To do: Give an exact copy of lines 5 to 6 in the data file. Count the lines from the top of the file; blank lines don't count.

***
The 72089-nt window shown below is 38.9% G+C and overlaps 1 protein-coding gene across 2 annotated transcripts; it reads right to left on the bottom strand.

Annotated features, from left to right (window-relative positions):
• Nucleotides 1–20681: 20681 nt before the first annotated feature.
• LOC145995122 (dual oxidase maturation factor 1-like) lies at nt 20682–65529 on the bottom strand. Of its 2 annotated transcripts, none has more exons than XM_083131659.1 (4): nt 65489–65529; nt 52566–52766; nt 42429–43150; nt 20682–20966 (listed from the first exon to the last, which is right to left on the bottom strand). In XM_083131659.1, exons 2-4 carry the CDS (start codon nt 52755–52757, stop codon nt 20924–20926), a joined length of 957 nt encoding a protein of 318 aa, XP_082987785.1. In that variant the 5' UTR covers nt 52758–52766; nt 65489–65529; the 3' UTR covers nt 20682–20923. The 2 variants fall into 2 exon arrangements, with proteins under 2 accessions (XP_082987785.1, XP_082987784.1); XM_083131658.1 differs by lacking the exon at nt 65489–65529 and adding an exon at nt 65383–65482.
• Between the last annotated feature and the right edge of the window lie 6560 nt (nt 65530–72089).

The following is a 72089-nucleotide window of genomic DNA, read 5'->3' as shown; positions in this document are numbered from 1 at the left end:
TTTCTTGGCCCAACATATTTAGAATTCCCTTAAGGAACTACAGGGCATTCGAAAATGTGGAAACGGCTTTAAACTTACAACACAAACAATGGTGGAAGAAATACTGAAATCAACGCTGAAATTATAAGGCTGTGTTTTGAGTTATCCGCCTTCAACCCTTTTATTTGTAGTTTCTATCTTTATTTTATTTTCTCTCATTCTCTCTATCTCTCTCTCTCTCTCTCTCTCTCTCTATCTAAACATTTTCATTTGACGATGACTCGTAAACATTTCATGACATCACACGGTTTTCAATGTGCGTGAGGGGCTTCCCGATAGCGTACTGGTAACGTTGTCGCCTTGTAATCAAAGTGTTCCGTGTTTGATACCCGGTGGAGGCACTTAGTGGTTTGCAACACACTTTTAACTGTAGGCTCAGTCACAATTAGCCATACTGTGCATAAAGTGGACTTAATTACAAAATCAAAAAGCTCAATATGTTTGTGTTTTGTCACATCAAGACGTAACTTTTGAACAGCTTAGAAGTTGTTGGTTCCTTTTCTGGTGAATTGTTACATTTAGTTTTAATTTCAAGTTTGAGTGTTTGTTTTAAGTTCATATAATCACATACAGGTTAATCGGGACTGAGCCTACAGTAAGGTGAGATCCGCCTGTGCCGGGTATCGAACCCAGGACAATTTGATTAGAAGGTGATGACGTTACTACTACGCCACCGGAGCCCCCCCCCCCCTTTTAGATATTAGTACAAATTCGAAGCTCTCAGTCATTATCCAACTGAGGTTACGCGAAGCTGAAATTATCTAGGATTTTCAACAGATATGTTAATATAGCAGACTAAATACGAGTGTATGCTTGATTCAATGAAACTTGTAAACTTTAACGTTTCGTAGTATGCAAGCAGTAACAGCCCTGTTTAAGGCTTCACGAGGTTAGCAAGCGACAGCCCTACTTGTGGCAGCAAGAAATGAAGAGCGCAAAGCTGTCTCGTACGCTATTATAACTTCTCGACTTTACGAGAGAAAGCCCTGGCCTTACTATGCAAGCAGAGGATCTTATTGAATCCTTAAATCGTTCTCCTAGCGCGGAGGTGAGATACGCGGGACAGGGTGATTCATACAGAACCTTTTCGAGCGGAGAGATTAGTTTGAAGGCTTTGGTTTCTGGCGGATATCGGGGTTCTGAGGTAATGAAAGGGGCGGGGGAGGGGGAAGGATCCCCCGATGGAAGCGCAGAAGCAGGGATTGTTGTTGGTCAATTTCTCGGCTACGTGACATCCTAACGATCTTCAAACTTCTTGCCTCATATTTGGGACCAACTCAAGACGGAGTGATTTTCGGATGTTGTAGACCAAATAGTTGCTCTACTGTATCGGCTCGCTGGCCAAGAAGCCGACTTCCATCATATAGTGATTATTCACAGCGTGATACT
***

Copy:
• Between the last annotated feature and the right edge of the window lie 6560 nt (nt 65530–72089).

The following is a 72089-nucleotide window of genomic DNA, read 5'->3' as shown; positions in this document are numbered from 1 at the left end: